Fall into GardeningAnne Jaeger
So spring was too wet, the summer was too hot and the weather too dry. This month we have no more excuses. If you think gardening is finished in September around here, welcome to the “show me state” because fall is the best time for planting perennials, trees and shrubs. A few strokes of the trowel now saves time next spring. Why? From my own experience, if I wait until spring, I can’t remember where the vacancies are. You know, those bare spots which are so obvious at this time of year, but fade into distant memory when life takes priority. Oh, sure I always “think” I’ll remember the exact spots. Never do. One slice of the shovel and Whoops! You’ve sliced the roots of another plant clean through. That’s why I like to think of fall planting as “No time like the present” planting.
But wait! There’s more! If you plant now, Mother Nature will water it for the next 8 months. Remember new plants do need supplemental water until the monsoon comes. In the meantime, you give plants a little drink to tide them over.
Here’s the long and short of it. Anything you plant now, will save you time in the spring. The plants will have time to put down deep roots without bothering to put energy into flowering or growing new leaves. Consequently, the plants will be bigger and healthier than in the spring. Bigger and healthier means more blooms. And we love that. I mean, otherwise, why bother gardening if we don’t get the bang for our buck? Next spring you can put your energy into planting the fair weather annuals which only live until the first frost.
Alright, I’ve made my case about the benefits of falling into gardening in September. Now, whattaya plant? Suzy Hancock of Portland Nursery has excellent taste in plants. She knows them upside down and inside out. Like most plant people, she hear shoppers lament at this time of year, saying their gardens are drained of color “Everything is brown.” Get those people into the nursery for 15 seconds and their cart is full of color. Hancock’s suggestions are all about color; either in flowers or leaves. “I love Japanese maples in the fall; I think ‘Shishigashira’ might be my absolute favorite. Its leaves are that deep fiery red.” Since most of us aren’t as fluent in Japanese as we might like…this tree is commonly called “Lion’s Head Japanese maple.” The non-profit plant selection committee called “Great Plant Picks” describes the Lion’s Head this way “this slow, upright grower is a popular and striking cultivar. Dense tufts of crinkled deep green foliage…look somewhat like the mane of a lion.” Green leaves turn to yellow then to red orange in fall. One cool looking tree I must say.
I like the Coral bark maple called ‘Sango Kaku.’ This Japanese maple is also a compact plant reaching 20 feet high and 15 feet wide eventually. But it’s bright green leaves pop out with a wisp of red, then turn yellow, gold, apricot and red in fall. If that weren’t enough, when the leaves finally call off, the branches are a bright, bright red. Good container plant for the deck, too.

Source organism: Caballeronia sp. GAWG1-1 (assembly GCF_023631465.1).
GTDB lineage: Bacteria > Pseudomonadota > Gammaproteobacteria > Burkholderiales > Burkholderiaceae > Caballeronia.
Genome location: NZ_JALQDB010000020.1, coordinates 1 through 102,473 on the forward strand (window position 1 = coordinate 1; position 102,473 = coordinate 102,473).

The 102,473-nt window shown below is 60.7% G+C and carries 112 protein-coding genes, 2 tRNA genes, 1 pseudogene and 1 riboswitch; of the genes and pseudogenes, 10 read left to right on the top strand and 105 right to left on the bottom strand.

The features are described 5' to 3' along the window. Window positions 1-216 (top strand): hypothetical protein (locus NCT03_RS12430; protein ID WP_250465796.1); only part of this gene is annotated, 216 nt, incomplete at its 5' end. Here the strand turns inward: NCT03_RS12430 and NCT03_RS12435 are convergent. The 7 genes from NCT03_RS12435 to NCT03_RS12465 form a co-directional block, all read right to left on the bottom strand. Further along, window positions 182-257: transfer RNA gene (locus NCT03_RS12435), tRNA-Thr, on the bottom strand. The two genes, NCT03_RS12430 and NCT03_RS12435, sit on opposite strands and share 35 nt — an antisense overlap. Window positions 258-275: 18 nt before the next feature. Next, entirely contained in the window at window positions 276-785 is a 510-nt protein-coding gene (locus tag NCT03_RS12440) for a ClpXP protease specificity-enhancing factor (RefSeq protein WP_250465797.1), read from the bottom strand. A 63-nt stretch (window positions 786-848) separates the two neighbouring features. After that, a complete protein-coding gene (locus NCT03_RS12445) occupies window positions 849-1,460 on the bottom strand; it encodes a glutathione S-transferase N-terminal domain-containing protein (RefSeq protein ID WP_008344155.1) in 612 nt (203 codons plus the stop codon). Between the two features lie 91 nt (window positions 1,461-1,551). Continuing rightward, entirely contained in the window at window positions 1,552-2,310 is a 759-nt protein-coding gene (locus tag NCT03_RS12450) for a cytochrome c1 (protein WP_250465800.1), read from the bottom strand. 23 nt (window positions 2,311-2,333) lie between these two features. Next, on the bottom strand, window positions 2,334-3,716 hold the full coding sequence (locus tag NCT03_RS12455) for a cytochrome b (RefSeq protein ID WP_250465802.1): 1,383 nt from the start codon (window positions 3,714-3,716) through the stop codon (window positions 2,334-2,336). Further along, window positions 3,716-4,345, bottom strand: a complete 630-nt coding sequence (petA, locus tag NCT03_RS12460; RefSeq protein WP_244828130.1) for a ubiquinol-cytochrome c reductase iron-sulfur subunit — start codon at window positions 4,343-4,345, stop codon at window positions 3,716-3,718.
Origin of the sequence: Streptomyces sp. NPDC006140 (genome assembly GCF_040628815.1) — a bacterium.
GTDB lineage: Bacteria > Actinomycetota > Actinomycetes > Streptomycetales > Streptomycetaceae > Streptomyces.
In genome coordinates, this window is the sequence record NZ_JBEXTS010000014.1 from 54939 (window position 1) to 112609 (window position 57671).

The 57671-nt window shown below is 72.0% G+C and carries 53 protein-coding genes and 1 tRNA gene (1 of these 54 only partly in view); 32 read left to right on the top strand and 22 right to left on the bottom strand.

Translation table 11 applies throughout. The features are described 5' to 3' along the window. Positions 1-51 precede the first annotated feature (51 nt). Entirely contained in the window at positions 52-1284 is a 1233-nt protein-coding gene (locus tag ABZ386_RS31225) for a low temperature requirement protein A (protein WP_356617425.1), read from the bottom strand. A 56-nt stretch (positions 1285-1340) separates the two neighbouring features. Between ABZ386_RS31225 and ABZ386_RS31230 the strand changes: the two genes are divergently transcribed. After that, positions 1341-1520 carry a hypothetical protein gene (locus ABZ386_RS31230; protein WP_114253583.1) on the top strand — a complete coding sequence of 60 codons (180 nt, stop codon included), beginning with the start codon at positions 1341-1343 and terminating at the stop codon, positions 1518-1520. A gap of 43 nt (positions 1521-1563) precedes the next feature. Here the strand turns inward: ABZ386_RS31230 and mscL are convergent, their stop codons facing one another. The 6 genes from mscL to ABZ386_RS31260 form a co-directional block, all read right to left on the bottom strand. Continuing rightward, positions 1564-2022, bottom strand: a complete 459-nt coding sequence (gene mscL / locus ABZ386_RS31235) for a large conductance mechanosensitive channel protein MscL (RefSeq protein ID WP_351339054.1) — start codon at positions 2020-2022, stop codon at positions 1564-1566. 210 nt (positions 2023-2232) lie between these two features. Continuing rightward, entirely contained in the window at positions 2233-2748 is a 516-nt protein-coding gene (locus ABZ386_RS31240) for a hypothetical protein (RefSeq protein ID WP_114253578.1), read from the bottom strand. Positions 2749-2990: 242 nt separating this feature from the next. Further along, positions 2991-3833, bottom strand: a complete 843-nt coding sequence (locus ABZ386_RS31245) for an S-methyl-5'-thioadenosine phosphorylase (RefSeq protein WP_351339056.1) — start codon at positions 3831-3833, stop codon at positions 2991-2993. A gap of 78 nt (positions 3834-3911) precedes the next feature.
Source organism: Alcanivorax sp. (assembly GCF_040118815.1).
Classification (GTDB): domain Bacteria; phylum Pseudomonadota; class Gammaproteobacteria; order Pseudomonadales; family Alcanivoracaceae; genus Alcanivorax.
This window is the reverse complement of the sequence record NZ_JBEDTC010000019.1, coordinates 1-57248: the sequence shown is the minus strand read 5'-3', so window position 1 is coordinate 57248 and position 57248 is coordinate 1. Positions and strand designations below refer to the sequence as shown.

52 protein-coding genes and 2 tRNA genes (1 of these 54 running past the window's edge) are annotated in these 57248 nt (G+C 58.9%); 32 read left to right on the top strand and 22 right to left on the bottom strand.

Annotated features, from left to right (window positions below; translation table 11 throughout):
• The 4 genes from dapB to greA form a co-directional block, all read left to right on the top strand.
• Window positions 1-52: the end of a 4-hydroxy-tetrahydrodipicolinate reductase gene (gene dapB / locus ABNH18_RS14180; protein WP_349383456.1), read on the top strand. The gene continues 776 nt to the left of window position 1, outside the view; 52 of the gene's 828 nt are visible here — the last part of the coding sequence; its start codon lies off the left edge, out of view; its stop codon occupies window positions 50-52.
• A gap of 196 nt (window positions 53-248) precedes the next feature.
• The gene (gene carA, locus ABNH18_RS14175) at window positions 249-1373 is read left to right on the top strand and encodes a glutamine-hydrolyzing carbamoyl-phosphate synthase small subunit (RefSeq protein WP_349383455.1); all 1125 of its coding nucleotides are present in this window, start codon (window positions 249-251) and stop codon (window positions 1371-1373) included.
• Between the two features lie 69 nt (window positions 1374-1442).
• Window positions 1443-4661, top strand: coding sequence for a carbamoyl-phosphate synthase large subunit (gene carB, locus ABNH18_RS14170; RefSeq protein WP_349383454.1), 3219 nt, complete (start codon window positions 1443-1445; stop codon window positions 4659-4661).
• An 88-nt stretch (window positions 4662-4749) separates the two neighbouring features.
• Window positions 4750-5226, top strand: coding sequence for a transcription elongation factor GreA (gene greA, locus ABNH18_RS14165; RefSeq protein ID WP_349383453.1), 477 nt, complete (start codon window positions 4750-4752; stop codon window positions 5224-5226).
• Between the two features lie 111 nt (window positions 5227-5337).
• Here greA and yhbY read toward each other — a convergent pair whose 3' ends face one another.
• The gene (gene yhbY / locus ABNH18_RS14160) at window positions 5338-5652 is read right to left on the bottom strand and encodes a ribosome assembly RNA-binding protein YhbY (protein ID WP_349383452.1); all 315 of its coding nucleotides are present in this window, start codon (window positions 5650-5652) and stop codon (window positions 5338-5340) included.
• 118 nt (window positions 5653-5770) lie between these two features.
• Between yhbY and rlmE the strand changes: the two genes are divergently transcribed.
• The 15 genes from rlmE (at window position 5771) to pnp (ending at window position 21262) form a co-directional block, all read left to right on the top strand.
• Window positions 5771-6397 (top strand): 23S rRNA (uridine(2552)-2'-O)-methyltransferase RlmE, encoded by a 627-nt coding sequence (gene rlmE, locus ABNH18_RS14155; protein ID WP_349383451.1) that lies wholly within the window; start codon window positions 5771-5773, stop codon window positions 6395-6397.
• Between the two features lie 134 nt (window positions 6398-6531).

Most experts also love Stewartia trees, although these trees don’t get the respect they deserve with the general public. Let’s face it, it’s pretty hard to understand a tree’s “4 seasons of beauty” when you’re seeing it for a half hour in the garden center. Hancock suggests the Japanese Stewartia, with flowers 2 inches wide in summer and bright orange-red leaves in the fall. Stewartia looks a lot like a camellia plant, (guess that’s why the botanical name is ‘pseudocamellia’ but these trees are far superior. Here are just a few of its attributes; flowers, great red leaves in fall and the grayish bark peels off in winter to reveal a warm cinnamon color underneath. The tree tops out at 25 feet in 20 years. Just beautiful.
Let’s not forget some great perennials for fall planting. Portland Nursery suggests a great new aster called ‘Lady in Black’ which looks far different than the aster’s I’ve seen. Hancock says “it has the most amazing purple foliage covered in little white flowers with tiny pink centers. This plant is just full of flowers from August on.” Or if you like contrast, Hancock suggests the new Meadow bright series of coneflowers on the market. Coneflowers aren’t just purple anymore. The new varieties are true clear oranges and sunny yellows. Just like their purple cousins, the Meadowbright coneflowers sport 8” wide daisy like flowers with a dark cone center. It used to be hard to find ‘Mango Meadowbright’ ‘Art’s Pride’ ‘Sunrise’ and ‘Sunset.’ Not anymore.
There’s one more flowering plant that’s been looking fabulous in my garden since July. A phlox called ‘David’ with big tufts of white flowers like big scoops of ice cream on top. It smells nice, blooms a very long time and doesn’t get that powdery covering from mildew.
There you go, plants and the right time to plant them. I don’t mean to twist your arm, but September is such a wonderful month to be outdoors. Ahhhh yes, the summer garden slumber is over, it’s time to sink your feet in the soil again and fall into planting.
Fall into planting tips-
Aka-Japanese Stewartia. Ht.18 ft in 10 years. 25’ max. 2” white flowers July/August. Orange/red leaves in fall. Cinnamon colored bark.
Japanese Maple: ‘Shishigashira’
Aka-Lion’s Head Japanese Maple. Slow grower Ht. 8’. Max’s out at 15 feet in 15 years.
Japanese Maple: ‘Sango Kaku’
Aka-Coral Bark Maple. Ht. 5’ Brilliant coral bark in the fall and winter. Green leaves become yellow with a hint of rose in fall.
Aster: ‘Lady in Black’
4’ clump of blackish purple leaves. Tons of delicate tiny white daisy flowers with eye catching red centers. Butterfly magnet.
Ht. 3’ Full sun/partial shade. 6” pom poms of fragrant white flowers, mid summer-early fall. Mildew resistant.
Coneflower: ‘Art’s Pride’ ‘Mango Meadow bright’ ‘Sunrise’ ‘Sunset’
Ht. 3’ Giant 4” wide flowers (tangerine/orange or stunning clear yellows) blooms July-September.